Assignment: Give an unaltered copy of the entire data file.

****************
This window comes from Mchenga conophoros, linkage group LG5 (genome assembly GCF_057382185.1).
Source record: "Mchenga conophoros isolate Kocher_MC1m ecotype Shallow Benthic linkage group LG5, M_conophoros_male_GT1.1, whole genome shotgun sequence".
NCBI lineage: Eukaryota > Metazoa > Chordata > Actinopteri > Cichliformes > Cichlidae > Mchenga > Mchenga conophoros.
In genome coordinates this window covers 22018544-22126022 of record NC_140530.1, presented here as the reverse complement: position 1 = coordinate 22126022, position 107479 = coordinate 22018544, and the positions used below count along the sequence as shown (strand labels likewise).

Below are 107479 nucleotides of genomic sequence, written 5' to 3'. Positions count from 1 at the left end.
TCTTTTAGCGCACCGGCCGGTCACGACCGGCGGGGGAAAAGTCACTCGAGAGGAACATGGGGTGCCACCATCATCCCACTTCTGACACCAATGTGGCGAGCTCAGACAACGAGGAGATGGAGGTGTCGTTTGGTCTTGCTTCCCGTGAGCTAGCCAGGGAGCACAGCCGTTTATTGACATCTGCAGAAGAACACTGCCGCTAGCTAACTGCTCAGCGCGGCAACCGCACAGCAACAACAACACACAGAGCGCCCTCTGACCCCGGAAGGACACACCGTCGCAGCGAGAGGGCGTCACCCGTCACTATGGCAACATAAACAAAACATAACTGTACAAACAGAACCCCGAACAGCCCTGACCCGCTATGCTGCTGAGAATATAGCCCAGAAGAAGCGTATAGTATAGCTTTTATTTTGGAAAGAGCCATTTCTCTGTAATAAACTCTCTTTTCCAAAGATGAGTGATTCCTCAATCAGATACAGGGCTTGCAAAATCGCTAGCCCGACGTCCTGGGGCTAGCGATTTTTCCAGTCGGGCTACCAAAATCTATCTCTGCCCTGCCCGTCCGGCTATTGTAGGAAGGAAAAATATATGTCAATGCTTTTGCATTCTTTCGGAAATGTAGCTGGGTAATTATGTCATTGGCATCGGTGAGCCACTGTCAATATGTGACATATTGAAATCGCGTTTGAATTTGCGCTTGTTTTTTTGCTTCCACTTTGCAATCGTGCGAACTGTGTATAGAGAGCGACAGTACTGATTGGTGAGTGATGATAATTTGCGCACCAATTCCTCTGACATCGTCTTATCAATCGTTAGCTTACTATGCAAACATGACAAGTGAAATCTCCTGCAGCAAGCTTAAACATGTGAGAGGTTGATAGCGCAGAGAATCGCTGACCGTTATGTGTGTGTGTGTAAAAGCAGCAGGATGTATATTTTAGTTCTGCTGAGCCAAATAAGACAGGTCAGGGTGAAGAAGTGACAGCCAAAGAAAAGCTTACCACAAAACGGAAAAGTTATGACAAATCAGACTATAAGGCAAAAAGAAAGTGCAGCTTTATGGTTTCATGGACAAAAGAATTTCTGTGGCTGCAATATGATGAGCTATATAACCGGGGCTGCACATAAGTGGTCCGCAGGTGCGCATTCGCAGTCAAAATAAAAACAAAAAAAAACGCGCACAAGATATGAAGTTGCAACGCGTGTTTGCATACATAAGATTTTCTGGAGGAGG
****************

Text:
This window comes from Mchenga conophoros, linkage group LG5 (genome assembly GCF_057382185.1).
Source record: "Mchenga conophoros isolate Kocher_MC1m ecotype Shallow Benthic linkage group LG5, M_conophoros_male_GT1.1, whole genome shotgun sequence".
NCBI lineage: Eukaryota > Metazoa > Chordata > Actinopteri > Cichliformes > Cichlidae > Mchenga > Mchenga conophoros.
In genome coordinates this window covers 22018544-22126022 of record NC_140530.1, presented here as the reverse complement: position 1 = coordinate 22126022, position 107479 = coordinate 22018544, and the positions used below count along the sequence as shown (strand labels likewise).

Below are 107479 nucleotides of genomic sequence, written 5' to 3'. Positions count from 1 at the left end.
TCTTTTAGCGCACCGGCCGGTCACGACCGGCGGGGGAAAAGTCACTCGAGAGGAACATGGGGTGCCACCATCATCCCACTTCTGACACCAATGTGGCGAGCTCAGACAACGAGGAGATGGAGGTGTCGTTTGGTCTTGCTTCCCGTGAGCTAGCCAGGGAGCACAGCCGTTTATTGACATCTGCAGAAGAACACTGCCGCTAGCTAACTGCTCAGCGCGGCAACCGCACAGCAACAACAACACACAGAGCGCCCTCTGACCCCGGAAGGACACACCGTCGCAGCGAGAGGGCGTCACCCGTCACTATGGCAACATAAACAAAACATAACTGTACAAACAGAACCCCGAACAGCCCTGACCCGCTATGCTGCTGAGAATATAGCCCAGAAGAAGCGTATAGTATAGCTTTTATTTTGGAAAGAGCCATTTCTCTGTAATAAACTCTCTTTTCCAAAGATGAGTGATTCCTCAATCAGATACAGGGCTTGCAAAATCGCTAGCCCGACGTCCTGGGGCTAGCGATTTTTCCAGTCGGGCTACCAAAATCTATCTCTGCCCTGCCCGTCCGGCTATTGTAGGAAGGAAAAATATATGTCAATGCTTTTGCATTCTTTCGGAAATGTAGCTGGGTAATTATGTCATTGGCATCGGTGAGCCACTGTCAATATGTGACATATTGAAATCGCGTTTGAATTTGCGCTTGTTTTTTTGCTTCCACTTTGCAATCGTGCGAACTGTGTATAGAGAGCGACAGTACTGATTGGTGAGTGATGATAATTTGCGCACCAATTCCTCTGACATCGTCTTATCAATCGTTAGCTTACTATGCAAACATGACAAGTGAAATCTCCTGCAGCAAGCTTAAACATGTGAGAGGTTGATAGCGCAGAGAATCGCTGACCGTTATGTGTGTGTGTGTAAAAGCAGCAGGATGTATATTTTAGTTCTGCTGAGCCAAATAAGACAGGTCAGGGTGAAGAAGTGACAGCCAAAGAAAAGCTTACCACAAAACGGAAAAGTTATGACAAATCAGACTATAAGGCAAAAAGAAAGTGCAGCTTTATGGTTTCATGGACAAAAGAATTTCTGTGGCTGCAATATGATGAGCTATATAACCGGGGCTGCACATAAGTGGTCCGCAGGTGCGCATTCGCAGTCAAAATAAAAACAAAAAAAAACGCGCACAAGATATGAAGTTGCAACGCGTGTTTGCATACATAAGATTTTCTGGAGGAGG